Plaintiff argues that "[t]he ALJ erred in discrediting opinions of examining physicians in favor of non-examining physicians." Pl.'s Br. (Doc. 12) at 9. It appears Plaintiff's argument here is two-fold. First, Plaintiff appears to argue that "[t]he ALJ gave consideration to [Dr. Randall Jordan's] opinion, " but never defined what weight was given to said opinion. Id. at 10. Second, Plaintiff appears to challenge the ALJ's decision not to afford any weight to the examination by, or opinions of, Dr. Ann McDowell, an examining psychiatrist. Id.

To the extent that Plaintiff complains that the ALJ did not define the weight given to Dr. Jordan's opinion, the court finds no error. "An ALJ's failure to state with particularity the weight given different medical opinions is reversible error." Caldwell v. Barnhart, 261 F.Appx. 188, 190 (11th Cir. 2008) (citing Sharfarz v. Bowen, 825 F.2d 278, 279 (11th Cir. 1987) (per curiam)). "[H]owever, [when] an incorrect application of the regulations results in harmless error because the correct application would not contradict the ALJ's ultimate findings, the ALJ's decision will stand." Caldwell, 261 F.Appx. at 190. Courts have generally found that an ALJ's failure to state what weight is accorded a particular piece of medical opinion evidence is harmless when the ALJ has relied upon other opinion evidence that is consistent with the omitted evidence or the omitted opinion is consistent with the ALJ's ultimate findings. See, e.g., id. at 191; Wright v. Barnhart, 153 F.Appx. 678, 684 (11th Cir. 2005).

Dr. Jordan performed a psychological consultative examination of Plaintiff. The court would note that the ALJ extensively discussed Dr. Jordan's examination of Plaintiff, and opinions relating thereto. The ALJ specifically noted that "Dr. Jordan documented no more than moderate deficits." Tr. 40. Plaintiff does not point to any specific aspect of Dr. Jordan's opinion that is in contradiction with the ALJ's determination. Further, the ALJ relied upon other opinion evidence that was consistent with the opinions of Dr. Jordan and the ALJ's ultimate findings are consistent with these opinions. Accordingly, to the extent the ALJ's failure to state what weight she gave to the medical opinions was error, it was harmless. Caldwell, 261 F.Appx. at 191.

To the extent that Plaintiff complains that the ALJ gave no weight to an examining psychiatrist but afforded weight to the opinion of non-examining physicians, the court finds no merit. Plaintiff correctly states that "[t]he law is clear that, although the opinion of an examining physician is generally entitled to more weight than the opinion of a non-examining physician, the ALJ is free to reject the opinion of any physician when the evidence supports a contrary conclusion. " Pl.'s Br. (Doc. 12) at 14-15 (quoting Syrock v. Heckler, 764 F.2d 834, 835 (11th Cir. 1985) (citing 20 C.F.R. § 404.1526)) (emphasis added). Here, the ALJ found Dr. McDowell's opinions to be unsupported by and contrary to the evidence of record. Indeed, the ALJ explicitly stated so no less than three times in the Decision: "[Dr. McDowell's] assessments have been accorded no weight due to absences of supporting medical records. The[] limitations [identified by Dr. McDowell] are inconsistent with the record as a whole and they are inconsistent with the treating physician's treatment histories." Tr. 31. "No weight is accorded to [Dr. McDowell's] evaluation, as there are no supporting records and the findings are inconsistent with [Plaintiff]'s treating physician's treatment records. [Plaintiff] made no mention of suicidal thoughts to her treating physician and the record is absent of hospitalizations or emergency room visits for any mental impairment other than [Plaintiff] mentioning that she has mental problems." Tr. 32. "The [ALJ] accords no weight to Dr. Ann B. McDowell's examination and assessments in Exhibits 13Fand 15F for the reason that there are no records to support the findings and the findings are inconsistent with [Plaintiff]'s treating physician treatment records." Tr. 41. The court finds that the ALJ's decision to afford no weight to Dr. McDowell's opinion was supported by substantial evidence and, thus, no error occurred.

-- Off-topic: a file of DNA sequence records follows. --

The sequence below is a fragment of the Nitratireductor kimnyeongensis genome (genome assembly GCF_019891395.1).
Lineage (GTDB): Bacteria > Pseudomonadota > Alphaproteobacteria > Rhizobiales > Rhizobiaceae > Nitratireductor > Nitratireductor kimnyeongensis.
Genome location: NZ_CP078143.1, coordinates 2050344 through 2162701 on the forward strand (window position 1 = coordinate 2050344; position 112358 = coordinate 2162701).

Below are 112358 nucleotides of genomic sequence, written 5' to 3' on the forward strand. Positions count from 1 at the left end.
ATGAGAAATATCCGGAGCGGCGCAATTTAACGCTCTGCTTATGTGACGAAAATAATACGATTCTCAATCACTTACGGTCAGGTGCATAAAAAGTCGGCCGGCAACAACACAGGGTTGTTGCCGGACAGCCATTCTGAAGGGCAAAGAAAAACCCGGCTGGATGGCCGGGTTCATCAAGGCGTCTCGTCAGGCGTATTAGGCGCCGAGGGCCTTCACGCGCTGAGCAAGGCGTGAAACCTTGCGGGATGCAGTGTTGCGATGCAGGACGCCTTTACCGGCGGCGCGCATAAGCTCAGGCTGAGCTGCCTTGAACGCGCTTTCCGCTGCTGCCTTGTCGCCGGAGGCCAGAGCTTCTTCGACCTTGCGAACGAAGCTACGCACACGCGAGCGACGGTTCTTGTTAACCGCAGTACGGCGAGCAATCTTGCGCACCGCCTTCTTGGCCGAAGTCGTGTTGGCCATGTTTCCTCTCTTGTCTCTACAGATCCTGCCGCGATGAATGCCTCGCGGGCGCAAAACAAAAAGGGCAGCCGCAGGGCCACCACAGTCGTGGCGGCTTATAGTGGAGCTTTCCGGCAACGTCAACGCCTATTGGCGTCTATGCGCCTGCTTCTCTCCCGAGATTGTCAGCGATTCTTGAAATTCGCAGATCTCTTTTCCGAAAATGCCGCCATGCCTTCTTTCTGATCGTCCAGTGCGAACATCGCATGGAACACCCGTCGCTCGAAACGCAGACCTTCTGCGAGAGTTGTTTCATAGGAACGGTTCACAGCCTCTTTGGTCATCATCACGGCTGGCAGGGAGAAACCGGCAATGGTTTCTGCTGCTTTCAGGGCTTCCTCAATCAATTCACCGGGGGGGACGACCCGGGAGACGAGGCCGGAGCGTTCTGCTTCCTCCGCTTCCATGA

V. CONCLUSION

For the reasons stated above, the decision of the Commissioner is REVERSED and this case is REMANDED to the Commissioner for the ALJ to reevaluate, in consideration of all of Plaintiff's limitations, whether Plaintiff is able to perform past relevant work as a cashier and, if not, whether other jobs exist in the national economy that Plaintiff is able to perform, ensuring that all of Plaintiff's limitations are accurately incorporated in the hypothetical to the VE. A separate judgment will issue.